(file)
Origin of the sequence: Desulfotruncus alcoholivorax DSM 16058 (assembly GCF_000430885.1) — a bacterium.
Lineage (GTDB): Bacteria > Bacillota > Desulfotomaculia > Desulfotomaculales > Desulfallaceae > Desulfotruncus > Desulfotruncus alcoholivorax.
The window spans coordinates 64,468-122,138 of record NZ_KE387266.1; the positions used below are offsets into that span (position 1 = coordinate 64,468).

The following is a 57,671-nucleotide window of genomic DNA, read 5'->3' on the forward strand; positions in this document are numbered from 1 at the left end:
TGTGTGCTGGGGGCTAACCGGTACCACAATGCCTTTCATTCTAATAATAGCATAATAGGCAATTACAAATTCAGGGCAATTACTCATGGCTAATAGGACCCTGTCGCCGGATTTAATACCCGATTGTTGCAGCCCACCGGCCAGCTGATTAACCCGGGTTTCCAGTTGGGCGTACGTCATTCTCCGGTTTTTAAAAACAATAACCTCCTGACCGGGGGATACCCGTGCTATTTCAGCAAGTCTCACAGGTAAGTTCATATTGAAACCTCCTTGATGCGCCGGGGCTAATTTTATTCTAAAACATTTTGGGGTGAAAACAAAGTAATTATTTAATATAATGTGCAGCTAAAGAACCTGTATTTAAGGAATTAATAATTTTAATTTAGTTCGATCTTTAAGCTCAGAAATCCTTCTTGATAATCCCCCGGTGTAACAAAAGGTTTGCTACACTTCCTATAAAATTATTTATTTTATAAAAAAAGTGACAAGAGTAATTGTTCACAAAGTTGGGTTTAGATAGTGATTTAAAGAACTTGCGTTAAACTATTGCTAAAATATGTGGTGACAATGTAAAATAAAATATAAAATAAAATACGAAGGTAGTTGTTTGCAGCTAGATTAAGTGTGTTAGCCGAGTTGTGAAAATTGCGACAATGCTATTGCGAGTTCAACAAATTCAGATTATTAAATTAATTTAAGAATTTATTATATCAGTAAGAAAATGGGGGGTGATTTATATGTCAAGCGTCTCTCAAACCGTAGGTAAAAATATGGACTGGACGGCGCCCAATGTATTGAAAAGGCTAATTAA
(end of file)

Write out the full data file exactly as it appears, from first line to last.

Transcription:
Origin of the sequence: Desulfotruncus alcoholivorax DSM 16058 (assembly GCF_000430885.1) — a bacterium.
Lineage (GTDB): Bacteria > Bacillota > Desulfotomaculia > Desulfotomaculales > Desulfallaceae > Desulfotruncus > Desulfotruncus alcoholivorax.
The window spans coordinates 64,468-122,138 of record NZ_KE387266.1; the positions used below are offsets into that span (position 1 = coordinate 64,468).

The following is a 57,671-nucleotide window of genomic DNA, read 5'->3' on the forward strand; positions in this document are numbered from 1 at the left end:
TGTGTGCTGGGGGCTAACCGGTACCACAATGCCTTTCATTCTAATAATAGCATAATAGGCAATTACAAATTCAGGGCAATTACTCATGGCTAATAGGACCCTGTCGCCGGATTTAATACCCGATTGTTGCAGCCCACCGGCCAGCTGATTAACCCGGGTTTCCAGTTGGGCGTACGTCATTCTCCGGTTTTTAAAAACAATAACCTCCTGACCGGGGGATACCCGTGCTATTTCAGCAAGTCTCACAGGTAAGTTCATATTGAAACCTCCTTGATGCGCCGGGGCTAATTTTATTCTAAAACATTTTGGGGTGAAAACAAAGTAATTATTTAATATAATGTGCAGCTAAAGAACCTGTATTTAAGGAATTAATAATTTTAATTTAGTTCGATCTTTAAGCTCAGAAATCCTTCTTGATAATCCCCCGGTGTAACAAAAGGTTTGCTACACTTCCTATAAAATTATTTATTTTATAAAAAAAGTGACAAGAGTAATTGTTCACAAAGTTGGGTTTAGATAGTGATTTAAAGAACTTGCGTTAAACTATTGCTAAAATATGTGGTGACAATGTAAAATAAAATATAAAATAAAATACGAAGGTAGTTGTTTGCAGCTAGATTAAGTGTGTTAGCCGAGTTGTGAAAATTGCGACAATGCTATTGCGAGTTCAACAAATTCAGATTATTAAATTAATTTAAGAATTTATTATATCAGTAAGAAAATGGGGGGTGATTTATATGTCAAGCGTCTCTCAAACCGTAGGTAAAAATATGGACTGGACGGCGCCCAATGTATTGAAAAGGCTAATTAA